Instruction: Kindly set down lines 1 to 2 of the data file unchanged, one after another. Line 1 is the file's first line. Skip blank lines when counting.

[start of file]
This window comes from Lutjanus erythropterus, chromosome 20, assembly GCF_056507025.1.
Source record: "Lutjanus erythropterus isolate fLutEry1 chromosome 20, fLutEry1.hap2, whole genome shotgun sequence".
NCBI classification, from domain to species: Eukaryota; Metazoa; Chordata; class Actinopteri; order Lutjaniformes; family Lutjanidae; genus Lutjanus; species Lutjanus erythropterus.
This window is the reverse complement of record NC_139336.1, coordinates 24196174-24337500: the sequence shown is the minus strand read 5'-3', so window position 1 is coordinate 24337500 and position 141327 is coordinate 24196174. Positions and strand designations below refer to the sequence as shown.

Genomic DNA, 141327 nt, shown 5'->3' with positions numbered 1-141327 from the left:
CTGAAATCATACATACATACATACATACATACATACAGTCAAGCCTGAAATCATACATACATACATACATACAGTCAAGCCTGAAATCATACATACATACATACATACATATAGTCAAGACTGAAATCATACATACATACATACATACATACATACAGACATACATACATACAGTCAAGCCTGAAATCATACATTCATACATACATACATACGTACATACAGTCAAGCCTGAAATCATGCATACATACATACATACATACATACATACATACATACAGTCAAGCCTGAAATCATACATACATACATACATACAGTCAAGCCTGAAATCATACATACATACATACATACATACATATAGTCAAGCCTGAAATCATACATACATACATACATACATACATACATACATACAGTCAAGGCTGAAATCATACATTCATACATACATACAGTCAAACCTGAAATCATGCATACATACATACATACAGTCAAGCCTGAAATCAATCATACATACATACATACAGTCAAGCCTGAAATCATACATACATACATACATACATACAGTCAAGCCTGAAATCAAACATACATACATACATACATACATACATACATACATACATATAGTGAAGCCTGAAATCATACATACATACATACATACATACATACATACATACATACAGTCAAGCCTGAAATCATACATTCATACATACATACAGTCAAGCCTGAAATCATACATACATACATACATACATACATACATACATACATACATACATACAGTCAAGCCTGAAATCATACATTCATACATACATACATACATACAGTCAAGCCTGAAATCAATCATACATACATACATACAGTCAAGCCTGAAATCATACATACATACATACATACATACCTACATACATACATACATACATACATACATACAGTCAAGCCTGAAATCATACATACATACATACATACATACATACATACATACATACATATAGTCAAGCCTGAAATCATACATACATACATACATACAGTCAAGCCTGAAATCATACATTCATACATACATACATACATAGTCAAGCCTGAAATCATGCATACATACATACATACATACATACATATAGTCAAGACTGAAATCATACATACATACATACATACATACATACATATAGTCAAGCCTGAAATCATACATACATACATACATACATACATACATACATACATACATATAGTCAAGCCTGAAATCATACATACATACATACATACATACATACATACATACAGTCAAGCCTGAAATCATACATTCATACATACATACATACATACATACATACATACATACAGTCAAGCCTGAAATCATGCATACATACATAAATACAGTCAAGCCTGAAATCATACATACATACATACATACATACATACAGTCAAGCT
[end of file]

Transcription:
This window comes from Lutjanus erythropterus, chromosome 20, assembly GCF_056507025.1.
Source record: "Lutjanus erythropterus isolate fLutEry1 chromosome 20, fLutEry1.hap2, whole genome shotgun sequence".